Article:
Good News Sunday: Arlington Heights volunteers prepare meals for homeless shelter

Good News Sunday: Arlington Heights volunteers prepare meals for homeless shelter

This is Good News Sunday, a compilation of some of the more upbeat and inspiring stories published recently by the Daily Herald:

To help honor the legacy of the Rev. Martin Luther King Jr., the Arlington Heights Memorial Library offered its patrons an opportunity Monday to give back to the community.

About 30 volunteers joined library staff members in a day of service, preparing meals in the library's Makerplace kitchen for a local PADS homeless shelter.

Two sessions were held in the afternoon, during which attendees ages 12 and older made lunches and dinners for about 30 people who receive shelter on Tuesday nights at the First Presbyterian Church in Arlington Heights.

Bag lunches included sandwiches, chips, fruit and granola bars. For dinner, crews made pasta, garlic bread, fresh salad and dessert.

"We're inspired by Dr. King's vision of the 'Beloved Community,' in which everyone is cared for, absent of poverty, hunger and hate," said Neal Parker, the library's programs and exhibits specialist.

"Programs like this one are a great example of the library's mission, vision and values in action."

For the full story, click here.

Olympic bronze medalist fencer Ibtihaj Muhammad talks about her journey, and the challenges, biases and struggles she has faced as a Black Muslim American woman in sports at Islamic Foundation School in Villa Park last week. Courtesy of Islamic Foundation School

Olympic fencer Ibtihaj Muhammad inspires Islamic school students

The excitement was palpable last week when Ibtihaj Muhammad walked into Islamic Foundation School and mosque in Villa Park - among not only its 550 students, but also parents, employees and community members who welcomed the Olympian.

The 2016 Olympic bronze medalist in sabre fencing gave a talk before the entire school community, followed by a book signing of her children's titles "The Proudest Blue" and "The Kindest Red."

The students were in wide-eyed awe of her charisma.

"All week their teachers must have been talking up this event," said Rabia Hussain of Oak Brook, whose three children attend the preschool through 12th grade school. "My son wants to be a fencer now," she said of her first grader, Idris, 6.

Muhammad is the first Muslim American woman to wear a hijab, or headscarf, while competing for the United States in the Olympics. While she is an inspiration for Muslim girls worldwide, "boys were just as excited to see her," said Ruby Ramirez, the school's director of communications and special projects.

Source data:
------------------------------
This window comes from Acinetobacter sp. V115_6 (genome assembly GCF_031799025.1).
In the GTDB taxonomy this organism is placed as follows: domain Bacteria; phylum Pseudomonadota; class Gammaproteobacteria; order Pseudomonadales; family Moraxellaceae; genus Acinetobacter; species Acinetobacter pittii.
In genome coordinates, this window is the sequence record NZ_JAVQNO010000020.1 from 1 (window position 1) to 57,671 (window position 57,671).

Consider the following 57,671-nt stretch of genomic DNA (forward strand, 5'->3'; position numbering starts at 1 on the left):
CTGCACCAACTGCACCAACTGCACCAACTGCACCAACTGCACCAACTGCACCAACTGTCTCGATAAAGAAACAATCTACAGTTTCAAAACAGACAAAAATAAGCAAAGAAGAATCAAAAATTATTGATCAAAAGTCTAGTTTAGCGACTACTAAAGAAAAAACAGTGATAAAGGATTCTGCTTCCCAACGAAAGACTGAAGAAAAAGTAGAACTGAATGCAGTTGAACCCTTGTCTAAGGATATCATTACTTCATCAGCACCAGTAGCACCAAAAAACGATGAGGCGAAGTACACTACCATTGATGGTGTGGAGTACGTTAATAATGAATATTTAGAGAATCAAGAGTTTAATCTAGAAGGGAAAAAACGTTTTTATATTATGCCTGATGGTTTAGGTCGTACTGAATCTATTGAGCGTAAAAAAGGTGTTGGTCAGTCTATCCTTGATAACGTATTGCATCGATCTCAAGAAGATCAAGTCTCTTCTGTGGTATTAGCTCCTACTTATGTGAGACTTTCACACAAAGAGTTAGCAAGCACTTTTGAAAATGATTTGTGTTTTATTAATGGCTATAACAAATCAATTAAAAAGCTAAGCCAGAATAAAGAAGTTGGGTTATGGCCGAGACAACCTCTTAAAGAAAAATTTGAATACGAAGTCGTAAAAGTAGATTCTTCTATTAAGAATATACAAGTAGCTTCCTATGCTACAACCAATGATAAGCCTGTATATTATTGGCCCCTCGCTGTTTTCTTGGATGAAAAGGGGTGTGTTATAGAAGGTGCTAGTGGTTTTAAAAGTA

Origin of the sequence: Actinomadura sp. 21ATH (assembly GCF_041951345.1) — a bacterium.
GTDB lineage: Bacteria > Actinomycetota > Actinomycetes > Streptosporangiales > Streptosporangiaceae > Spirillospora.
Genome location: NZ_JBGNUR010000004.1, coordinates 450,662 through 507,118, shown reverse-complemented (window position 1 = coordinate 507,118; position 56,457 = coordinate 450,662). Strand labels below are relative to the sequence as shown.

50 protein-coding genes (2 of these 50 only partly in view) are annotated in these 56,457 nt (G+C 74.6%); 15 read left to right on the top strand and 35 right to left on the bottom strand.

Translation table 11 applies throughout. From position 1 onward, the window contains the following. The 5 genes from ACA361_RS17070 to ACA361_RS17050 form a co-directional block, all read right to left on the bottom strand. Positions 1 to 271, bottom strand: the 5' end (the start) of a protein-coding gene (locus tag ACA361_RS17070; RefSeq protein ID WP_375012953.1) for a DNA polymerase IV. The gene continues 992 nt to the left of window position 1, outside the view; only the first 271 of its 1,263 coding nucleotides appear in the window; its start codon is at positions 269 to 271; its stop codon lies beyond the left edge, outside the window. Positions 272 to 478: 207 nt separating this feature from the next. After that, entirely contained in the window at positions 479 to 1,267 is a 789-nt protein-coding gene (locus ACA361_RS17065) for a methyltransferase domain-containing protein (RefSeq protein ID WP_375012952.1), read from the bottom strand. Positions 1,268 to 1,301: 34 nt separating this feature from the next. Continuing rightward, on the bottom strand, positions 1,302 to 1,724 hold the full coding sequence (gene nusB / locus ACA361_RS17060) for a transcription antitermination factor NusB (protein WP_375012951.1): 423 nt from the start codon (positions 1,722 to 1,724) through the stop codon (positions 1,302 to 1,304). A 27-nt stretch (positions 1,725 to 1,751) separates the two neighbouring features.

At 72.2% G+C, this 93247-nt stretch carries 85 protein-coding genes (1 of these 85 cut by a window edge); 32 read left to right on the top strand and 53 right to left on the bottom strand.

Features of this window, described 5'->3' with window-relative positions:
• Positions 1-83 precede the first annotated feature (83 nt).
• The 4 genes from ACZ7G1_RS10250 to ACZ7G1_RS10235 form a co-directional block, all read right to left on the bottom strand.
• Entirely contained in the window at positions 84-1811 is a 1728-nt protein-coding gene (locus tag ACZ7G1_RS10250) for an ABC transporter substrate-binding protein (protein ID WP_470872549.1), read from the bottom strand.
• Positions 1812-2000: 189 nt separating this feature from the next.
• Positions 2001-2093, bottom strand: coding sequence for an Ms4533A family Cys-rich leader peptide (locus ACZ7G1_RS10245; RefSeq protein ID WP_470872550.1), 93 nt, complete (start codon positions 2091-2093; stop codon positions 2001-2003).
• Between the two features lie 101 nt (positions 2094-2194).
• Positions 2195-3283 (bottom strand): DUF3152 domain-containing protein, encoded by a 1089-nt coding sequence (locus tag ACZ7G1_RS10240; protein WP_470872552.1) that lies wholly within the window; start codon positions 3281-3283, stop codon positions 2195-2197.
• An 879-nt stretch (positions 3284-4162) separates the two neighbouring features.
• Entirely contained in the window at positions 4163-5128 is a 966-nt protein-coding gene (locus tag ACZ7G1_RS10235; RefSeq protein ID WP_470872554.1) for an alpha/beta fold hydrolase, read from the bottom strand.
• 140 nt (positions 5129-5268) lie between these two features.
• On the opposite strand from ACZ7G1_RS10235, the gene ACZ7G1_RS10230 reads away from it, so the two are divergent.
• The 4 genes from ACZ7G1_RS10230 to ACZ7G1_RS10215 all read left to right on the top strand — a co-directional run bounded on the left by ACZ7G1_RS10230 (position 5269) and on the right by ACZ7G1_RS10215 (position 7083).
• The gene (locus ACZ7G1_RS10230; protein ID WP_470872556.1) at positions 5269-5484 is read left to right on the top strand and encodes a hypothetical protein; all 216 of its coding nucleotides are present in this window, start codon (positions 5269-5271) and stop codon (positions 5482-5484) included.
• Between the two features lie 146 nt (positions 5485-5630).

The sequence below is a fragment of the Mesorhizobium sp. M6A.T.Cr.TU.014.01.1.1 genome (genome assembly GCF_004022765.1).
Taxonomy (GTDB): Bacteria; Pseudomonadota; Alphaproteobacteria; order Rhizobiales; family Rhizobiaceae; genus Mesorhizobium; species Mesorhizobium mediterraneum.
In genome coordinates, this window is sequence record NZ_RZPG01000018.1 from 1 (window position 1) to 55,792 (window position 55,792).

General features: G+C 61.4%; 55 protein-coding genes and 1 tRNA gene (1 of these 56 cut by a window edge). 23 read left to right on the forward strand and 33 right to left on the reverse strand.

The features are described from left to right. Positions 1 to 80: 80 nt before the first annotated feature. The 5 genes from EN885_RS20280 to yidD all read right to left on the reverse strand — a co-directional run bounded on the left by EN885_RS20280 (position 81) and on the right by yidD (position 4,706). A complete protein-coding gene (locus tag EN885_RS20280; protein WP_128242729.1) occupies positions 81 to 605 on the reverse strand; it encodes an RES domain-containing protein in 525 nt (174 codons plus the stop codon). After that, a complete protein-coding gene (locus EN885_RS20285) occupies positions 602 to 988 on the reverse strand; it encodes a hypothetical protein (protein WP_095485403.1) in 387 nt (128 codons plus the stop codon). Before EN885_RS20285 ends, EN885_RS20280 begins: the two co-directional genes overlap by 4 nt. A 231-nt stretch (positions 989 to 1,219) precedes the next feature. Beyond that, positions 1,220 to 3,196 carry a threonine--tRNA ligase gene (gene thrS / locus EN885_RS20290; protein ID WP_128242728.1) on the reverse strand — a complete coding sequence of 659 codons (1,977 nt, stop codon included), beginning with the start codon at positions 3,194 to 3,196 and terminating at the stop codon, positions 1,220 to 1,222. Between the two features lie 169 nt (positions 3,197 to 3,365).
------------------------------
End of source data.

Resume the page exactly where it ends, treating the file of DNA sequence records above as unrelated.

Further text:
For the full story, click here.

  Alice Eichhorst, left, a resident at The Vines Senior Homes in Elgin, has a celebratory dance for her 100th birthday with activity director Cathy Vaden during a party in her honor last week. She's lived in Elgin for more than 80 years and used to work at the Elgin Watch Factory and Ackemann's Department Store. Rick West/

100-year old Elgin woman dances at her birthday party

After countless visits from well-wishers, cutting the cake and a champagne toast, birthday girl Alice Eichhorst said it was time to dance.

What better way to turn 100?

A resident of The Vines Senior Home in Elgin, Eichhorst was joined last week by roughly 75 family members, friends, local dignitaries and well-wishers she'd never met before who turned out to congratulate her with a party on her special day.

"I haven't been around this many people in a long time," Eichhorst said. "It's very exciting."

The 100-year-old was born in East Dundee, but has lived in Elgin for nearly 80 years, working at iconic local businesses such as the Elgin Watch Factory and Ackemann's Department Store along the way. She was driving until she was nearly 90 and lived on her own until age 96, when she moved into The Vines.

"She's just wonderful. We love her so much," said activity director Cathy Vaden, who posted about the birthday on an Elgin Facebook group page last week. The post received more than 1,000 likes and 250 comments.

Her secrets to a long and healthy life?

"No drinking or smoking - well, maybe a little drinking. Take care of your body and pick good husbands. I had two good ones," Eichhorst said.

For the full story, click here.

Phyllis Thielen of South Elgin, with her husband Len (not pictured), sat down for Balmoral Restaurant's fifth annual Seniors Day, a free three-course meal event on Jan. 10 in Campton Hills. Sandy Bressner/

Restaurant owner feeds hundreds of seniors for free

Growing up in an orphanage, Balmoral Restaurant owner Colin Smith saw his share of generosity, especially on the part of senior citizens.

"Without them, I don't know where I would have been," Smith said. "Without senior citizens visiting the orphanages, we might not have had dinner that night or gotten new clothes. They took us under their wing and supported us."

The Campton Hills restaurant on Jan. 9 and 10 hosted its fifth annual Seniors Day, offering seniors free three-course meals. The restaurant served 250 people each day, bringing it to its capacity.

"This was the most we've ever done," Smith said. "We normally serve about 300 or so people. But we stretched it a little and did it over two days."

In coming up with the menu, he chose food he thought seniors would like, including salmon, chicken and pork chops.

"You know, everybody was grateful and thankful," Smith said.

For the full story, click here.

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